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Adventure Travel

Sep 14, 2017

Walking the Globe with Louis-Philippe Loncke

Explorers like Mike Horn and Bertrand Piccard are household names.


Michael Levy

Though he may not have the same name recognition as them yet, the Belgian Louis-Philippe Loncke is pushing the limits of adventure and exploration in new, exciting directions, with just his pack and his boots.

For Louis-Philippe Loncke, adventure is all about uncertainty. “It means taking risks,” he says. “It doesn’t need to be dangerous, but the more uncertain success is, the more adventurous it is.”

While other adventurers and explorers like Bertrand Piccard may have slightly different, more nuanced definitions of adventure, Loncke’s opinion is no less well-informed than theirs. Since 2006, the 40-year-old Belgian has been exploring the globe on foot, venturing into some of it’s most remote and inhospitable corners, all in the name of adventure. In 2016 he was crowned the 2016 European Adventurer of the Year for his self-supported crossings of three deserts.

Louis-Philippe Loncke. Photo: Louis-Philippe Loncke.

But before any accolades, he was just your average backpacker. “It all started 15 years ago,” Loncke says. He caught the travel and exploration bug in Singapore where he discovered Scuba diving. In 2004, he moved to Australia for a year, and in between his dives, sampled the country’s vast network of hiking trails. He began cramming in more and more mileage in single days, completing two and three day hikes in 24 hour periods.

The desire for more―trails, miles, suffering, and, of course, adventure―led Loncke to plan full-on trekking expeditions in 2006. That year and the next, he became the first person to walk the entire 333-kilometer Larapinta Trail in Australia (no one had ever linked it to it’s logical conclusion of Mt. Zeil), unsupported; became the first person to make an unsupported crossing of Australia’s Fraser Island; and spent 49 days, completing an un-resupplied traverse of one-third of the island of Tasmania.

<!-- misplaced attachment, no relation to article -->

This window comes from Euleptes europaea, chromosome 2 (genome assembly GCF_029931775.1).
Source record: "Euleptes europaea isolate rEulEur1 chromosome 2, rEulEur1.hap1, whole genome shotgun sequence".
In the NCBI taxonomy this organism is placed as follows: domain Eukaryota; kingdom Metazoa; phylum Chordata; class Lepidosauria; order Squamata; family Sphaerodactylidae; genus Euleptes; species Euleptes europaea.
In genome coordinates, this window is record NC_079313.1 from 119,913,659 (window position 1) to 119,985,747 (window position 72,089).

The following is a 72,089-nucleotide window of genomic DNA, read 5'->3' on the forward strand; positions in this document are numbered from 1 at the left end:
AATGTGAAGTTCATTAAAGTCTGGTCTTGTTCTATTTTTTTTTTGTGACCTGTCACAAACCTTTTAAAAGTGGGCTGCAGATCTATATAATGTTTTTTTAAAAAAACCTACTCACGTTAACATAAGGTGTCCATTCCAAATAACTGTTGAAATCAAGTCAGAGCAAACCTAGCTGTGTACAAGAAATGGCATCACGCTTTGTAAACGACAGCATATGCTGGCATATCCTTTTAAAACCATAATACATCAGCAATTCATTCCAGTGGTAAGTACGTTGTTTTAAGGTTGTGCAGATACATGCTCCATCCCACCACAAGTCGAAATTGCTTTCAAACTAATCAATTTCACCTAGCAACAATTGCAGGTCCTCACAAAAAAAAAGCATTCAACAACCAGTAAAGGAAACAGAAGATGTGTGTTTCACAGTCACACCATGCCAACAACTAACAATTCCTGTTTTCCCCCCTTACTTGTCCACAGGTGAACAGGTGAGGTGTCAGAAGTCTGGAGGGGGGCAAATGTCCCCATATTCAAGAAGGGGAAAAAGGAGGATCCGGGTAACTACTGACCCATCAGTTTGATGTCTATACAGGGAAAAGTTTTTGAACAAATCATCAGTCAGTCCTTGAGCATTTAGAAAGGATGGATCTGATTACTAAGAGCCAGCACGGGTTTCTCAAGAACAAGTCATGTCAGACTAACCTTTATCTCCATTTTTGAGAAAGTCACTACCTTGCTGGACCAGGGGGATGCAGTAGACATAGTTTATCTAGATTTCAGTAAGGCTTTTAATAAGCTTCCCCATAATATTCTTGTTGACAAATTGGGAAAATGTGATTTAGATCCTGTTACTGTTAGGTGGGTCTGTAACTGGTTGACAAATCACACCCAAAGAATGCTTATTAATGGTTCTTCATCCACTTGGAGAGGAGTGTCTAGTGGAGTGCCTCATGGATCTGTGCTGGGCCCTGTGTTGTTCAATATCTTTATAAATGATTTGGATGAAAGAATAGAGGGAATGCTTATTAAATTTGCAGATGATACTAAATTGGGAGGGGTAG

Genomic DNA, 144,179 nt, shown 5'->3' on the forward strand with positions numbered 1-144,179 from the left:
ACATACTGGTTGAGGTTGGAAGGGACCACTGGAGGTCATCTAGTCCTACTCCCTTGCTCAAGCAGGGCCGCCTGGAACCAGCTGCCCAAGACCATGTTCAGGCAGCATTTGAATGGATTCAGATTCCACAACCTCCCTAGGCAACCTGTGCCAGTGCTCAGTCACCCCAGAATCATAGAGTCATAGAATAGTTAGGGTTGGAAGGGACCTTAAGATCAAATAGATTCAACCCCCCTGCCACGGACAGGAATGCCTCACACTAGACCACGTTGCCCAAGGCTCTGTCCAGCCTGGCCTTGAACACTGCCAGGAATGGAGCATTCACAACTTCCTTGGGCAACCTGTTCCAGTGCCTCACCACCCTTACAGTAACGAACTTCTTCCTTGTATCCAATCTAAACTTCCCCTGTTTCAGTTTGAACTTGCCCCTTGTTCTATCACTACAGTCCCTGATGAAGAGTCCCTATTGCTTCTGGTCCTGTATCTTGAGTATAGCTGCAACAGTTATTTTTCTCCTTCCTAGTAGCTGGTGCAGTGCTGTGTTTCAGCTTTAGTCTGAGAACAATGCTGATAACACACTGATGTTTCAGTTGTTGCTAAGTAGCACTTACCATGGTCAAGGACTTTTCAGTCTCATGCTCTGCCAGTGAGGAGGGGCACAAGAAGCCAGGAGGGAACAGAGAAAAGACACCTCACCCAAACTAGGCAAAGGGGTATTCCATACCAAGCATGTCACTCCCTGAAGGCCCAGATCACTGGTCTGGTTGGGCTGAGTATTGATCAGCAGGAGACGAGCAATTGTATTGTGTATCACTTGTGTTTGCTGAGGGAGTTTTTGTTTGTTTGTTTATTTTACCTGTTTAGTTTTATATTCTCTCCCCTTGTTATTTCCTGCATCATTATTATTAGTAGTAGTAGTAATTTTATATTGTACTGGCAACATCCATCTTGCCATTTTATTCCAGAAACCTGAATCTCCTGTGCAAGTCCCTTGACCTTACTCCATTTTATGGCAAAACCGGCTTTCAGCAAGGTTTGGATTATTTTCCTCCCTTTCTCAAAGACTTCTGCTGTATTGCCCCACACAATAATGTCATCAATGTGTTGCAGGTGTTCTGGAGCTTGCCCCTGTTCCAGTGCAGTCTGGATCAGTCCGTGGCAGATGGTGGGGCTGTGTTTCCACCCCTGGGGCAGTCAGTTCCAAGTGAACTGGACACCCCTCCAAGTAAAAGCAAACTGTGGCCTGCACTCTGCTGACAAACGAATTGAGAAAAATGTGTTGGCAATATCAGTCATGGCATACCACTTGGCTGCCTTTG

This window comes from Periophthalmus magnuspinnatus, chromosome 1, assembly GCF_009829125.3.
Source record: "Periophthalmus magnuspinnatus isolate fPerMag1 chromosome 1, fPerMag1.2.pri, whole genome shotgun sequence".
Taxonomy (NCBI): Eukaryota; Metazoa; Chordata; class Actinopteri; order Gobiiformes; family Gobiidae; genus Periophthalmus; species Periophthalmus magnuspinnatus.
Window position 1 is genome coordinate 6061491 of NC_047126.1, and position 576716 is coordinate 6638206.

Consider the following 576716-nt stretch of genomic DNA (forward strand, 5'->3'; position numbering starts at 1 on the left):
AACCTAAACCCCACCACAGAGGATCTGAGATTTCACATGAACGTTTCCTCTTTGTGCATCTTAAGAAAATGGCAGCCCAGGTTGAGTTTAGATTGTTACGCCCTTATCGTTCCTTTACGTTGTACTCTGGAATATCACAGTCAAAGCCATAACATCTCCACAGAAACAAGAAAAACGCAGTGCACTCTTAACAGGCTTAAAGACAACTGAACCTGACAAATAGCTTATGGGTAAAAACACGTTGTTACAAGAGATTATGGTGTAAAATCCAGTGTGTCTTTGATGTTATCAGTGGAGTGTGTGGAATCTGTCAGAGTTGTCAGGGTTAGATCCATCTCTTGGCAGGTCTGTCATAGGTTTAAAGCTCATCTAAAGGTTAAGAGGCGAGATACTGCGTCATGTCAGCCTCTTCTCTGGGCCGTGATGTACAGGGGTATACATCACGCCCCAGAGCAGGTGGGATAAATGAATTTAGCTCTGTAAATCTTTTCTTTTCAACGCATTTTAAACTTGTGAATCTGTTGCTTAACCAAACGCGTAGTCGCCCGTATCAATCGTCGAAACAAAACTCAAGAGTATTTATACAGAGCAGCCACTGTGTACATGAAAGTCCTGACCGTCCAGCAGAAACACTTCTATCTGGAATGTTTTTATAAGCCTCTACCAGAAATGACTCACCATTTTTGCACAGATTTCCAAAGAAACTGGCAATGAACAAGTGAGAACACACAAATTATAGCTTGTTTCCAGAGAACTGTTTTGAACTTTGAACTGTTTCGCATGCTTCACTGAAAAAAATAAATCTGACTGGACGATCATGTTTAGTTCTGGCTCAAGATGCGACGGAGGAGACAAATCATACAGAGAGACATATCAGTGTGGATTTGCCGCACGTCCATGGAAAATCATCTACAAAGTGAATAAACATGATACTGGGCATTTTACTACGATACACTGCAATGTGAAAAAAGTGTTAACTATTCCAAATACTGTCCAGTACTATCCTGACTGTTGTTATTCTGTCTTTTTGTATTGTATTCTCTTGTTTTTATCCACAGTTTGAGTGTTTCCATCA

This latter expedition, from December 2006 to February 2007, tested his mettle in every way. “There are so many mountains on that island,” he says. “It’s very rugged terrain. Very sharp mountains, with very dense vegetation. It’s like the Amazon in the Himalayas, but without the altitude.”

Loncke planned for a 40 day crossing, and would have nearly made it if not for the final leg of the expedition. The terrain in South Tasmania was so thick that Loncke’s progress slowed to a crawl. “The last 16 kilometers took me 13 days,” he says. With dwindling rations of food and constant rain, those final two weeks were a blur of tent-bound delirium, depression and discomfort. Loncke got into a “survival mindset.” He forced himself to move a even just a little bit each day, and eventually made it through.

He says, “The whole thing made me mentally very strong. I proved to myself what kinds of crazy things I was able to endure.”

Crossing the Tasmanian wilderness in 2007. Photo: Louis-Philippe Loncke.

After Tasmania, Loncke broadened his horizons. Among other expeditions, Loncke made the world’s first unsupported crossing of the Simpson Desert, in Australia, in 2008; he organized the world’s highest chocolate tasting event at Everest Base Camp in 2009; he trekked the length of Iceland in 2010; and he circumnavigated Lake Titicaca in Peru and Bolivia by kayak in 2013.

But in 2015, he embarked on the project that would earn him the European Adventurer of the Year award and newfound recognition. The idea was to cross three desserts―Death Valley, in the U.S.; the Simpson Desert, in Australia; and the Salars in Bolivia―all unsupported.

Loncke in the middle of Salar de Copaisa, Bolivia, on a first failed attempt to cross the salt flat in 2013. Photo: Louis-Philippe Loncke.

To maximize his chances for success, he took as much water as possible and pared down everything else to the bare essentials. And it paid off. He succeeded in all three deserts, marking the first unsupported crossings of the Bolivian Salars and Death Valley. (He had already made the first unsupported crossing of the Simpson Desert in 2008). “Everything was really, really well planned,” Loncke says.

Now that he has gained a modicum of acclaim, Loncke plans to ramp it up even further. He’s already planning what will be his biggest expedition yet: a return to Tasmania, this time to trek the full lenth of the island. Again unsupported. And this time in winter.

“I intend to train quite a lot for Tasmania,” Loncke says. Success will be far from guaranteed, even so. But that’s what Loncke loves about it. That’s what makes it an adventure.

Want to see what it’s like to walk a mile in Louis-Philippe Loncke’s shoes? Check out the once-in-a-lifetime trips available at The Outdoor Voyage, like the Inca Trail Trek to Machu Picchu.